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Lifestyle advice & expert opinion to feel good & achieve more

more money equals more happiness!

happiness has a multitude of measurements including a sense of purpose, relationships, health and income. Financial difficulties have been shown to increase people’s risk of mental health conditions [1] but conventional wisdom dictates that money does not lead to happiness, however, a new study of 33,000 people reveals that the more money we have, the happier we are! [2]

wellbeing continues to rise with income

the study revealed that higher earners are happier because they have an increased sense of control over life. Previous research suggests that your maximum happiness derived from money plateaus once annual household income hits $75,000 [3] however recent research by Matt Killingsworth, Senior Fellow at the University of Pennsylvania, shows no inflection point where money stops mattering. Instead, it keeps increasing. “when you have more money, you have more choices about how to live your life” and more opportunities to spend on others[2].

the gift that keeps on giving!

spending on others generates more happiness than self-indulgence [4] and a brain imaging study at the University of Zurich, demonstrated that adults who decided to spend on others across 4 weeks made more generous choices and experienced more happiness [5].

“it's not all about the money, money"

(obviously)

 

there are many contributory factors to happiness. Here are 3 evidence-based areas to improve your life satisfaction index.

1. a sense of purpose

In 2019, a Health and Retirement Study on 6,985 adults suggested that having a sense of purpose in life can improve physical and mental health and overall quality of life. The purpose of life can be defined as stimulating goals that promote healthy behaviours, and gives meaning to life. Feeling a sense of purpose in life has been shown to protect people with depression from a decrease in life quality and helped them to accept their depression symptoms [7].

2. the power of relationships

in 2017, one of the world’s longest studies of adult life revealed that close relationships are what keeps people happy throughout their lives, as those with strong social support experienced less mental deterioration as they aged [8]. “Personal connection creates mental and emotional stimulation, which are automatic mood boosters”, says Dr. Waldinger, professor of psychiatry at the Harvard Medical School [9].

3. health vs wealth

“it is health that is real wealth and not pieces of gold and silver"- Gandhi [10]. Researchers at the Yale School of Medicine discovered that amongst 1.2 million Americans, those who exercised to promote their health were markedly happier than people who didn’t, regardless if they earned about $25,000 more a year [11]. “Money can help you buy most things in life, but it can’t buy your health” [12].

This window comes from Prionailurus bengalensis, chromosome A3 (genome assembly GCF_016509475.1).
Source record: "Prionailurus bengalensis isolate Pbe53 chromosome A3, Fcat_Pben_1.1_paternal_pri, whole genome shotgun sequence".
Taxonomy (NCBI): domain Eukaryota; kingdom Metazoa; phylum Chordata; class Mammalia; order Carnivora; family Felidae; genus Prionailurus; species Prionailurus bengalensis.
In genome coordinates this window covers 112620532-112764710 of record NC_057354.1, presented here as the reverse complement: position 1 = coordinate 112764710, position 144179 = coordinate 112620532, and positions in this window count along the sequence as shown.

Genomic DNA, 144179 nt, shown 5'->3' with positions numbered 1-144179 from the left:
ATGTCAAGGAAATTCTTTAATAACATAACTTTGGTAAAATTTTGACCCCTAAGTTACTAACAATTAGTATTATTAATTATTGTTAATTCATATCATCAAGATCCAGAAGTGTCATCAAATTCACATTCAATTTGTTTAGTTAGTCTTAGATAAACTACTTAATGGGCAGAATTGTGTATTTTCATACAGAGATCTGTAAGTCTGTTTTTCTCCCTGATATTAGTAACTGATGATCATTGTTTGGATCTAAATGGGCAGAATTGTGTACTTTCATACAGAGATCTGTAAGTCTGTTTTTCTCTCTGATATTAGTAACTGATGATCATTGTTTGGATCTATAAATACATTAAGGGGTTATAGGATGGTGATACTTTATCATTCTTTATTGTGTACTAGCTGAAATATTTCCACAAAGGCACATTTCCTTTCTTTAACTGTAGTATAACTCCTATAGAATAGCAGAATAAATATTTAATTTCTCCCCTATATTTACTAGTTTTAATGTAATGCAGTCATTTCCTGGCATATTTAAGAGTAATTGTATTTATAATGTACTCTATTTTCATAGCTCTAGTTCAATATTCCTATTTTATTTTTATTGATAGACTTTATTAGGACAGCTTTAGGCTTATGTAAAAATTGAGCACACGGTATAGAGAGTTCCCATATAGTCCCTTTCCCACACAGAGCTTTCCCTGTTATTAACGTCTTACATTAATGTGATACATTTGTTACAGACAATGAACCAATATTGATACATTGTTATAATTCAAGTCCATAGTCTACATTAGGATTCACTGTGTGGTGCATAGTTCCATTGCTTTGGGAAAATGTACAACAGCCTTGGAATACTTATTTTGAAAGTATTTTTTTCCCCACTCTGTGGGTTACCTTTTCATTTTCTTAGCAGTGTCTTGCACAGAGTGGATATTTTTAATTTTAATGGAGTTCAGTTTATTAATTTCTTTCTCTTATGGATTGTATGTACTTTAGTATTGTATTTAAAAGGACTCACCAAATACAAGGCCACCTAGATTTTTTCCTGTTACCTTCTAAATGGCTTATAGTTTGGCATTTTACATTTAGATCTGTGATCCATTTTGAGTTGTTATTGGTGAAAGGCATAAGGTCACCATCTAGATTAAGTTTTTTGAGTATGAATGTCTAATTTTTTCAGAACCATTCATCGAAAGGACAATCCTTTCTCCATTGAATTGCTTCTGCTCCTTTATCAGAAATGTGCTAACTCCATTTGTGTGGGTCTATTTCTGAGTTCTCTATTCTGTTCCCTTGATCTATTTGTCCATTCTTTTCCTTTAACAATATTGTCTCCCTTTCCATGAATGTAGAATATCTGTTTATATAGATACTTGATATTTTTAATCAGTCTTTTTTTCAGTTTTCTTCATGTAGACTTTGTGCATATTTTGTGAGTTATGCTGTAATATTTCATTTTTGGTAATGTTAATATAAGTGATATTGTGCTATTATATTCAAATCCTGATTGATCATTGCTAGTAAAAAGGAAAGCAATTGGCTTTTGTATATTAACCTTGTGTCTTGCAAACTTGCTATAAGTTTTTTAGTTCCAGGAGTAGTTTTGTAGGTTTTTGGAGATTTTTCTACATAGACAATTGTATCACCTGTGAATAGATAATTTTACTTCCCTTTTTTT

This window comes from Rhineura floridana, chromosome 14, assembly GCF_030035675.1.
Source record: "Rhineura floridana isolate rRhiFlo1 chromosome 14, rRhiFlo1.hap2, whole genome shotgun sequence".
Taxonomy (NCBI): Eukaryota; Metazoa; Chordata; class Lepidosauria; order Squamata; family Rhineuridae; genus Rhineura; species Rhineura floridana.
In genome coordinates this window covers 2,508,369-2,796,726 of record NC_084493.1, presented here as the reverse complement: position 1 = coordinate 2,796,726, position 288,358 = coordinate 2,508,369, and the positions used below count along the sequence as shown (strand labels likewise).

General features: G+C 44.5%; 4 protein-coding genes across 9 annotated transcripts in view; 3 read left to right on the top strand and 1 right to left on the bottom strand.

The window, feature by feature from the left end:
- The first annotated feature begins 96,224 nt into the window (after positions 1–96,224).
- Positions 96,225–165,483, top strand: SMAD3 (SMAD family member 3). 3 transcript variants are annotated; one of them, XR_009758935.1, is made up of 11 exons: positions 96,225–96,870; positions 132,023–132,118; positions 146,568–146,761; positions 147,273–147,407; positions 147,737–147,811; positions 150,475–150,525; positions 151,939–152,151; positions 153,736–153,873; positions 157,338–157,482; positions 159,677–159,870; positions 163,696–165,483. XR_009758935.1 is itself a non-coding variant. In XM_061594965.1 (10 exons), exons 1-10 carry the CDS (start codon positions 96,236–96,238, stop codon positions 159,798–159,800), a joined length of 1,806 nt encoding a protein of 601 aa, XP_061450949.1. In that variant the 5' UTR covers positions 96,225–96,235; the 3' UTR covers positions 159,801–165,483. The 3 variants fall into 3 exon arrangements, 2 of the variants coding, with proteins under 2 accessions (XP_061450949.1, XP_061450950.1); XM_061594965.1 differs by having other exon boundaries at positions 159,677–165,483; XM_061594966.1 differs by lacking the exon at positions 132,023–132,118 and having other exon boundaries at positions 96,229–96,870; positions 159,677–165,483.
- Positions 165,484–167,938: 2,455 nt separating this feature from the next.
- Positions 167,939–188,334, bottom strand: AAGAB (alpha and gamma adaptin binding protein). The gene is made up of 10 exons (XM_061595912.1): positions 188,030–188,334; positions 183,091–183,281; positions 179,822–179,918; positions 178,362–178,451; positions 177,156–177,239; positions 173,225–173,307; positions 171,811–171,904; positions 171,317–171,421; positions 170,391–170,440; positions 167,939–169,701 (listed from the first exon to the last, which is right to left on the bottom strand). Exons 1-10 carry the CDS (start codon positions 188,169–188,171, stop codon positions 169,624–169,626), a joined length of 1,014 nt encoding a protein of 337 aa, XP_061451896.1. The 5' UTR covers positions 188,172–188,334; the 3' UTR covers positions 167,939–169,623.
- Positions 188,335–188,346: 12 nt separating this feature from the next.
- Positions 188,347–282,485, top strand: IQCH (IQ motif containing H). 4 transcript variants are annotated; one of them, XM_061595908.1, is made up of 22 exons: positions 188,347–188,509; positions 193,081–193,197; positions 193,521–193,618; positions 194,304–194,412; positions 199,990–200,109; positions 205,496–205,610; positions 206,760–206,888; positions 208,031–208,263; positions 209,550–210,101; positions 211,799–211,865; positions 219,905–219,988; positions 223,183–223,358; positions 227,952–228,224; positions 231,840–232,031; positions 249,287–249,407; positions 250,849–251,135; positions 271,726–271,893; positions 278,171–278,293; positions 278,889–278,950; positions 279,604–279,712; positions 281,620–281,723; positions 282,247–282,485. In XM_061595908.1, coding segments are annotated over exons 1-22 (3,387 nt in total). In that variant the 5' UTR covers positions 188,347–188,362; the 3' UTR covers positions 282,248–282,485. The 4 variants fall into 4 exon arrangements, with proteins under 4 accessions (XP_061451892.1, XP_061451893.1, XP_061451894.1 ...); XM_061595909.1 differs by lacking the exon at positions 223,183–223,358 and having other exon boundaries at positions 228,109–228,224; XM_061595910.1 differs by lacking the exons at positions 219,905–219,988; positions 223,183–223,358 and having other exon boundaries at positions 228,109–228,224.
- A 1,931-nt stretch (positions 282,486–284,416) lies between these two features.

[1]University of Southampton (2016) Financial worries linked to mental health issues among university students. [2]Penn Today (2021) Money matters to happiness—perhaps more than previously thought. [3]Kahneman, D. and Deaton, A. (2010) High income improves evaluation of life but not emotional wellbeing. Proceedings of the National Academy of Sciences.[4]University of British Columbia (2008) Money Buys Happiness When You Spend On Others, Study Shows. ScienceDaily. [5]Park et al. (2017) A neural link between generosity and happiness. Nature Communications. [6]Alimujiang et al. (2019) Association Between Life Purpose and Mortality Among US Adults Older Than 50 Years. JAMA Network. [7]Blazek et al. (2014) Sense of Purpose in Life and Escape from Self as the Predictors of Quality of Life in Clinical Samples. Journal of Religion and Health. [8]Writer, L.M.H.S. (2017) Over nearly 80 years, Harvard study has been showing how to live a healthy and happy life. Harvard Gazette. [9]Solan, M. (2017) The secret to happiness? Here’s some advice from the longest-running study on happiness. Harvard Health Blog. [10]BrainyQuote (2021) Mahatma Gandhi Quotes. [11]Chekround et al. (2018) Association between physical exercise and mental health in 1·2 million individuals in the U.S.A. between 2011 and 2015: a cross-sectional study. The lancet. [12]Fayer, M. (2018) Health is More Important than Money. 

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